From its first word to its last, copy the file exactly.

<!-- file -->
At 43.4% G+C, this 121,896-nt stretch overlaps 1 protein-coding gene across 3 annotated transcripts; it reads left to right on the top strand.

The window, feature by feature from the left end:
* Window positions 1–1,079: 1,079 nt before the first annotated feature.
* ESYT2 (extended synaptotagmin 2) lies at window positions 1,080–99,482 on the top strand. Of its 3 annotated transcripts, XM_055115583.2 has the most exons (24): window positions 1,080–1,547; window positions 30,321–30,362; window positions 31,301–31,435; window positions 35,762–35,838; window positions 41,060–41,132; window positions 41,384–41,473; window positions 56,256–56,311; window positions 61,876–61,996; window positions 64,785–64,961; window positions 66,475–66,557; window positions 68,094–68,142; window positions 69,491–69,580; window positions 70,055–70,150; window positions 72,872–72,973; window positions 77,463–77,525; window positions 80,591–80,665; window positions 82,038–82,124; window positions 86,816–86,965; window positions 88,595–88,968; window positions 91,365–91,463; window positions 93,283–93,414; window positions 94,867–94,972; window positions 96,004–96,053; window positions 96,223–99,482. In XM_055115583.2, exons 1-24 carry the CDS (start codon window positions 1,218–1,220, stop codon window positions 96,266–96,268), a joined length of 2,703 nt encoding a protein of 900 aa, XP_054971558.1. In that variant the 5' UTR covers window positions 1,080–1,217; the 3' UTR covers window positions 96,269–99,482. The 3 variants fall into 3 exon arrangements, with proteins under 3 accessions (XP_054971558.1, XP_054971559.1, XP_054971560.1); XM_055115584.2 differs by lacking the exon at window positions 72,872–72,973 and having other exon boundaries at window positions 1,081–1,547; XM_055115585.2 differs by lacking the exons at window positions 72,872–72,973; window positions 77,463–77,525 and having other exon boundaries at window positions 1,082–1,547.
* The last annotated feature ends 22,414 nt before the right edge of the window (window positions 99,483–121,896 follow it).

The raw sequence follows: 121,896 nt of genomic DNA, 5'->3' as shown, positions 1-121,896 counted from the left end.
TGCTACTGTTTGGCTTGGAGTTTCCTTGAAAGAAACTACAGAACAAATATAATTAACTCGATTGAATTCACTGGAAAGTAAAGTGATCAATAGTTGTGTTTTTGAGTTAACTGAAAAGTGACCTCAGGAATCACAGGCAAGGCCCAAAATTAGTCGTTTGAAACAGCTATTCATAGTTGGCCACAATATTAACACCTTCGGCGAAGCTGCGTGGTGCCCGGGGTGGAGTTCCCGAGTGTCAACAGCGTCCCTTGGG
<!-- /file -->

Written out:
At 43.4% G+C, this 121,896-nt stretch overlaps 1 protein-coding gene across 3 annotated transcripts; it reads left to right on the top strand.

The window, feature by feature from the left end:
* Window positions 1–1,079: 1,079 nt before the first annotated feature.
* ESYT2 (extended synaptotagmin 2) lies at window positions 1,080–99,482 on the top strand. Of its 3 annotated transcripts, XM_055115583.2 has the most exons (24): window positions 1,080–1,547; window positions 30,321–30,362; window positions 31,301–31,435; window positions 35,762–35,838; window positions 41,060–41,132; window positions 41,384–41,473; window positions 56,256–56,311; window positions 61,876–61,996; window positions 64,785–64,961; window positions 66,475–66,557; window positions 68,094–68,142; window positions 69,491–69,580; window positions 70,055–70,150; window positions 72,872–72,973; window positions 77,463–77,525; window positions 80,591–80,665; window positions 82,038–82,124; window positions 86,816–86,965; window positions 88,595–88,968; window positions 91,365–91,463; window positions 93,283–93,414; window positions 94,867–94,972; window positions 96,004–96,053; window positions 96,223–99,482. In XM_055115583.2, exons 1-24 carry the CDS (start codon window positions 1,218–1,220, stop codon window positions 96,266–96,268), a joined length of 2,703 nt encoding a protein of 900 aa, XP_054971558.1. In that variant the 5' UTR covers window positions 1,080–1,217; the 3' UTR covers window positions 96,269–99,482. The 3 variants fall into 3 exon arrangements, with proteins under 3 accessions (XP_054971558.1, XP_054971559.1, XP_054971560.1); XM_055115584.2 differs by lacking the exon at window positions 72,872–72,973 and having other exon boundaries at window positions 1,081–1,547; XM_055115585.2 differs by lacking the exons at window positions 72,872–72,973; window positions 77,463–77,525 and having other exon boundaries at window positions 1,082–1,547.
* The last annotated feature ends 22,414 nt before the right edge of the window (window positions 99,483–121,896 follow it).

The raw sequence follows: 121,896 nt of genomic DNA, 5'->3' as shown, positions 1-121,896 counted from the left end.
TGCTACTGTTTGGCTTGGAGTTTCCTTGAAAGAAACTACAGAACAAATATAATTAACTCGATTGAATTCACTGGAAAGTAAAGTGATCAATAGTTGTGTTTTTGAGTTAACTGAAAAGTGACCTCAGGAATCACAGGCAAGGCCCAAAATTAGTCGTTTGAAACAGCTATTCATAGTTGGCCACAATATTAACACCTTCGGCGAAGCTGCGTGGTGCCCGGGGTGGAGTTCCCGAGTGTCAACAGCGTCCCTTGGG